from The American Heritage® Dictionary of the English Language, 4th Edition
- n. A noxious atmosphere or influence: "The family affection, the family expectations, seemed to permeate the atmosphere . . . like a coiling miasma” ( Louis Auchincloss).
- n. A poisonous atmosphere formerly thought to rise from swamps and putrid matter and cause disease.
- n. A thick vaporous atmosphere or emanation: wreathed in a miasma of cigarette smoke.
from Wiktionary, Creative Commons Attribution/Share-Alike License
- n. A noxious atmosphere or influence.
- n. A noxious atmosphere or emanation once thought to originate from swamps and waste to cause disease.
from the GNU version of the Collaborative International Dictionary of English
- n. Infectious particles or germs floating in the air; air made noxious by the presence of such particles or germs; noxious effluvia; malaria.
from The Century Dictionary and Cyclopedia
- n. The emanations or effluvia arising from the ground and floating in the atmosphere, considered to be infectious or otherwise injurious to health; noxious emanations; malaria. Also called aërial poison.
from WordNet 3.0 Copyright 2006 by Princeton University. All rights reserved.
- n. unhealthy vapors rising from the ground or other sources
- n. an unwholesome atmosphere
Again, exposition; but a key thing to consider: the Greek concept of miasma is at play here.
I find the best way to address this miasma is with a high-end programmable universal remote.
Micael Ewans, The Everyman Library, 1996), miasma is defined as: "Pollution; the word embraces both literal dirt and what we would call psychic pollution incurred by breaches of taboo, e.e. bloodshed."
It is impossible to have such an awful sewer of iniquity sending up its miasma, which is wafted by the winds north, south, east, and west, without the whole land being affected by it.
In areas where there are monsters milling about, a dark vortex -- known as the miasma stream -- needs to be sealed to prevent more monsters from appearing.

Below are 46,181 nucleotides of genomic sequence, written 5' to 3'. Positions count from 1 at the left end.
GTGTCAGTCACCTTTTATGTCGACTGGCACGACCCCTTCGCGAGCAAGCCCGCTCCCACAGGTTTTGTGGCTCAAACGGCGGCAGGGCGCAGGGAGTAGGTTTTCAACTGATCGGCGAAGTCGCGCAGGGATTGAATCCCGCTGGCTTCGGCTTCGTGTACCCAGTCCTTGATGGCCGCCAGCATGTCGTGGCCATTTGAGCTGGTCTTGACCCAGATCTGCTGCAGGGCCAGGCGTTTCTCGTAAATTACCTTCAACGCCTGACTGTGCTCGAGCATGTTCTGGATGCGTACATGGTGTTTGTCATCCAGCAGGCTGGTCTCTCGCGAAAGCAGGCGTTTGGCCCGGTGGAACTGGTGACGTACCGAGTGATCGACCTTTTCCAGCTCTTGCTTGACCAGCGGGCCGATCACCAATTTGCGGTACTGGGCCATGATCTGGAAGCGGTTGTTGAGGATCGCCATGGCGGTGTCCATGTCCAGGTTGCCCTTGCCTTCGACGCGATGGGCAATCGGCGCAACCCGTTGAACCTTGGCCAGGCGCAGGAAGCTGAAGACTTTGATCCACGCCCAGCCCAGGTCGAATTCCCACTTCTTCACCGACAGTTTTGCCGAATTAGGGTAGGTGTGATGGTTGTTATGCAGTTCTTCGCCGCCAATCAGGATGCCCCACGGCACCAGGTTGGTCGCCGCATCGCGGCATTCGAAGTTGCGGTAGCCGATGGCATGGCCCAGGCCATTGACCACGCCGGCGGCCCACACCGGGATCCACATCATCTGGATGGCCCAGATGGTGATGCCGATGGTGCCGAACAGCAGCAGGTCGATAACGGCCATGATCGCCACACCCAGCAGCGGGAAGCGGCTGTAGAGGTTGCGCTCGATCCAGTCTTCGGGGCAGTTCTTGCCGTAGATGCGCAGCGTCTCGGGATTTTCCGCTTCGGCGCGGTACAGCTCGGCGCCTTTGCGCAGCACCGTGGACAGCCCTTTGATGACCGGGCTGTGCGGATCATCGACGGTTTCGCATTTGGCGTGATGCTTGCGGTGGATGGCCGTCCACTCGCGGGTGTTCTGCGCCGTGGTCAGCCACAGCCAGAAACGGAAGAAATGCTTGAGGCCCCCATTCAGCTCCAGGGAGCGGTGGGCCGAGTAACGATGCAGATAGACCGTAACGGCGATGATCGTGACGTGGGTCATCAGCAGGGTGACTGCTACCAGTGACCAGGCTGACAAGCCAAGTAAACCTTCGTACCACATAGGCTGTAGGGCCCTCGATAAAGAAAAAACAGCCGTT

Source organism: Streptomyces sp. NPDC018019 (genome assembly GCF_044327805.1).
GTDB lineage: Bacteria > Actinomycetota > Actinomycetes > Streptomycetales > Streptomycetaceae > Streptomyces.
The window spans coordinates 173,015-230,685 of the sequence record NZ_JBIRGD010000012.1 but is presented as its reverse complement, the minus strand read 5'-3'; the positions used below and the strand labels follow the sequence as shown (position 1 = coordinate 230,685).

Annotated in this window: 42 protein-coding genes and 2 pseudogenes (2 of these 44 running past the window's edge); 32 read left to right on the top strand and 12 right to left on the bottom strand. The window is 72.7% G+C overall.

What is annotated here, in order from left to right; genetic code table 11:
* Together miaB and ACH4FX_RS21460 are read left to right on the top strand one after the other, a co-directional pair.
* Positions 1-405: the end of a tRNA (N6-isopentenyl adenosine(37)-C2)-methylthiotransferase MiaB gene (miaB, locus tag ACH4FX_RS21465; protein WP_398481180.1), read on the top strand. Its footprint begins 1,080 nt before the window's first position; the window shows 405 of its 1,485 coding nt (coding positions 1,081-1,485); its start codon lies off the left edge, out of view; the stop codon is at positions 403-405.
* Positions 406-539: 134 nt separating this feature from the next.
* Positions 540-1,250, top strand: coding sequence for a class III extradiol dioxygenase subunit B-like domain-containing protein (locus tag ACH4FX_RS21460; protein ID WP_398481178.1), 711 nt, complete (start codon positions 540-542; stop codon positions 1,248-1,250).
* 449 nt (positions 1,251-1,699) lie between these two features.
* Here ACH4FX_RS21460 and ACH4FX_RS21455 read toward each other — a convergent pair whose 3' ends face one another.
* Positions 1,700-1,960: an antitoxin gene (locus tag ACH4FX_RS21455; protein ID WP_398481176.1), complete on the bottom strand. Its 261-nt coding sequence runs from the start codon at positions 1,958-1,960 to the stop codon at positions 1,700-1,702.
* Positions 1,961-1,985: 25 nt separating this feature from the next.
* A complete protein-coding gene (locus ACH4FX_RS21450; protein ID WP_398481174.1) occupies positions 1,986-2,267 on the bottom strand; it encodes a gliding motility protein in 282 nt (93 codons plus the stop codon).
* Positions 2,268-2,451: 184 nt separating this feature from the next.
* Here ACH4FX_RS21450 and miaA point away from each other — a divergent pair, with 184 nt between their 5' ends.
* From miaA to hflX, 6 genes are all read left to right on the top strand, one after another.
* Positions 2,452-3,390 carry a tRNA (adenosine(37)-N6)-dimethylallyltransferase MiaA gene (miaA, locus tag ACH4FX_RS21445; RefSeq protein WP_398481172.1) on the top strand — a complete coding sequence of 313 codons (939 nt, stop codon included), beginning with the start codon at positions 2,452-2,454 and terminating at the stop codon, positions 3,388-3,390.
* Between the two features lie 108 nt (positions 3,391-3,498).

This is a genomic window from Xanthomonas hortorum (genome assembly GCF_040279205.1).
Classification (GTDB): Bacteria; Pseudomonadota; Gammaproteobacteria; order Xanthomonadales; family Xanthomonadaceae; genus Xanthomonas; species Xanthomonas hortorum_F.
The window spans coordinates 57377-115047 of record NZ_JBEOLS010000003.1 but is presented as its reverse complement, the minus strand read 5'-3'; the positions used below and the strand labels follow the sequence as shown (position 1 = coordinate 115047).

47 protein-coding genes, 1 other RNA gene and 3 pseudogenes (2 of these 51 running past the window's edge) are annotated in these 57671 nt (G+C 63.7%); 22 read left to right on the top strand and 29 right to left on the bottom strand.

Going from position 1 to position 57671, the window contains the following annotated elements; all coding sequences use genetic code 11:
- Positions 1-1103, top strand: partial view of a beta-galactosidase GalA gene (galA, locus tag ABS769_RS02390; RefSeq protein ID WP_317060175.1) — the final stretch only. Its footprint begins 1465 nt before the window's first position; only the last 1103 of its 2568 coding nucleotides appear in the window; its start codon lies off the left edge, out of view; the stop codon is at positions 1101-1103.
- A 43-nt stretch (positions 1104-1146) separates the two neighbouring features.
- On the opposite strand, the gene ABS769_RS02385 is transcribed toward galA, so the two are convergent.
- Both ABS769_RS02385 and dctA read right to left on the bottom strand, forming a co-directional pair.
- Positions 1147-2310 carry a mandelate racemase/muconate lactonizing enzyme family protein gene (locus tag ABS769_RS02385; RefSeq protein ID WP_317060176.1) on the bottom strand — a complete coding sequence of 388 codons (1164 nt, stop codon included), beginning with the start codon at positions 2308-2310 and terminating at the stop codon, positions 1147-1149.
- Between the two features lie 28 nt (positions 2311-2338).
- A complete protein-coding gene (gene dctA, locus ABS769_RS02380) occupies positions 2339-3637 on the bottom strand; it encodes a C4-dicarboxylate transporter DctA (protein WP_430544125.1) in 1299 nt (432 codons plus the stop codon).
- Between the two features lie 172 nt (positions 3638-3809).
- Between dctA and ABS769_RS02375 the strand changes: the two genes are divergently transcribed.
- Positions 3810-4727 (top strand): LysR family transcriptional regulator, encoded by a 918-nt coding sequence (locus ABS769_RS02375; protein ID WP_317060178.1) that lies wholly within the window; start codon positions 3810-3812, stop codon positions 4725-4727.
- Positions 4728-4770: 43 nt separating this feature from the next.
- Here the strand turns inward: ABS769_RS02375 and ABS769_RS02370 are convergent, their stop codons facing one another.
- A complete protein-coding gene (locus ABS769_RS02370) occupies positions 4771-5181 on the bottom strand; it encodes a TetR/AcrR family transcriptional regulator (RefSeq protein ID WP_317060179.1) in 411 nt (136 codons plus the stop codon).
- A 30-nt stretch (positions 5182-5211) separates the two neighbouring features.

Actually I think there is scope here for investigating nomology as a non-scientific sense of possibility, investigating the way beliefs in Natural, Social or Divine order might also have functioned (and might still do) to construct "laws of reality" -- looking at the ancient concept of "miasma" as a breaching of those laws, for example, and a breaching that is integral to the narratives of Greek Tragedy.
Doubtful that communicable diseases spread via "miasma"; that is, through the inhalation of "bad" air -- yet faced with a scientific community still skeptical of modern germ theory and pathology -- John Snow first proposed the idea that cholera was spread by a waterborne pathogen in 1849.
It was the first time a city had grown so big, and while it had a rudimentary idea of a public health system, this system was based on the "miasma" theory of disease: that illness was the result of smelling bad smells.
The idea of the "miasma", the metaphoric association of morality with dirt, disease, infection, an "evil influence", was with us even in the supposedly more enlightened secular field of medicine, right up until micro-biology made it obsolete.
Given that the notion of being morally unclean goes back at least to the Hittites, and that the Greeks had their own version in the shape of "miasma", I smell a root metaphor here, one shared by polytheist and monotheist cultures alike.